One solution for Ulin (and I’m apt to agree) is reading, “an act of resistance in a landscape of distraction, a matter of engagement in a society that seems to want nothing more than for us to disengage.” Best of all, Ulin’s book is the act of criticism — both cultural and literary — that makes one want to read. He reminds us that the currency of ideas is always open to us if we put in the effort, and that the moments of enlightenment, of transcendence that we might gain from literature are part of what makes a life worth living. Recommended.
The Lost Art of Reading is available now from Sasquatch Books.
James Wood, writing about Virginia Woolf in his essay “Virginia Woolf’s Mysticism” (collected in The Broken Estate)–
Woolf, I think, became a great critic, not simply a “great reviewer.” The Collected Essays, which are still being edited, is the most substantial body of criticism in English this century. They belong in the tradition of Johnson, Coleridge, Arnold, and Henry James. This is the tradition of poet-critics, until the modern era, when novelists like Woolf and James join it. That is, her essays and reviews are a writer’s criticism, written in the language of art, which is the language of metaphor. The writer-critic, or poet-critic, has a competitive proximity to the writers she discusses. The competition is registered verbally. The writer-critic is always showing a little plumage to the writer under discussion. If the writer-critic appears to generalize, it is because literature is what she does, and one is always generalizing about oneself.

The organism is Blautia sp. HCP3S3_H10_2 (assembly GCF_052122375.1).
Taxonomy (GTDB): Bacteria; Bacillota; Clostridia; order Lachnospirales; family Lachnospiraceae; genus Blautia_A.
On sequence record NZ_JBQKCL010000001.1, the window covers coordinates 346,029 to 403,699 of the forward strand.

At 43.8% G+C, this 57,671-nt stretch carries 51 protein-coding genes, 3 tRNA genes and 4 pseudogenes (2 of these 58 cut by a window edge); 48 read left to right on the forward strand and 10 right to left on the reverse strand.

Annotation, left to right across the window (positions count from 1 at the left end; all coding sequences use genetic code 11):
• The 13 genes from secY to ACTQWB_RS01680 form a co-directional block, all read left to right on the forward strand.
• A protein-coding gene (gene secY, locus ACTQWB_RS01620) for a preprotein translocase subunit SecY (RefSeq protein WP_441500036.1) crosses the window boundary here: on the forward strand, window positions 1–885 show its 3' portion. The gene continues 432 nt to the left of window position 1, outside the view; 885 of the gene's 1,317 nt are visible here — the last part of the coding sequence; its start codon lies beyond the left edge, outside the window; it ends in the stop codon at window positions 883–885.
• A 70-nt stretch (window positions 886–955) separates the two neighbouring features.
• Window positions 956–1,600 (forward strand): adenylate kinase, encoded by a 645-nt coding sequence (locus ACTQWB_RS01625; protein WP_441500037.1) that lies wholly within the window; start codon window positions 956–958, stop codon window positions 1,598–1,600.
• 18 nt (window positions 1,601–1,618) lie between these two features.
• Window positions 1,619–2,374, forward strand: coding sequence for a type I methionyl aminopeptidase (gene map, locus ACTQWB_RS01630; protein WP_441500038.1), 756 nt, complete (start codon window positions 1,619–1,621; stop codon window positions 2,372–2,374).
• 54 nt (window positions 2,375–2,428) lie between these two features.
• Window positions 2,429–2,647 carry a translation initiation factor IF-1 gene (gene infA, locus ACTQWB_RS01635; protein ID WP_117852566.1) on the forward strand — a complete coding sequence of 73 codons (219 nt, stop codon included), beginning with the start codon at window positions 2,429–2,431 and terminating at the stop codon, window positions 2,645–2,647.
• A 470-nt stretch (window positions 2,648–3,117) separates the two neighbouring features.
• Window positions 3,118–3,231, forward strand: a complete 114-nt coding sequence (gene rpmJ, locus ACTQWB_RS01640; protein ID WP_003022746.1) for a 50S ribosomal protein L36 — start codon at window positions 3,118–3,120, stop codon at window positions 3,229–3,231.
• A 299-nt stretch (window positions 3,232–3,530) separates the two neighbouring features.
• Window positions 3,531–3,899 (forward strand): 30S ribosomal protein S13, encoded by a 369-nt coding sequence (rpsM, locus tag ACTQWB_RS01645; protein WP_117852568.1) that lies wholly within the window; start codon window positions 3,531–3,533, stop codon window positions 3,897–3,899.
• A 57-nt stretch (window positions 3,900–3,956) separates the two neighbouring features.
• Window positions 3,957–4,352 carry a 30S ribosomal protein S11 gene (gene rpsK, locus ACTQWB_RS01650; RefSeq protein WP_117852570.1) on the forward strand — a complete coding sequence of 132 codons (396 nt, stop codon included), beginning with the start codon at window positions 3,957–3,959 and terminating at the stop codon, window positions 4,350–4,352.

Wood’s description of Woolf is really Wood’s description of Wood.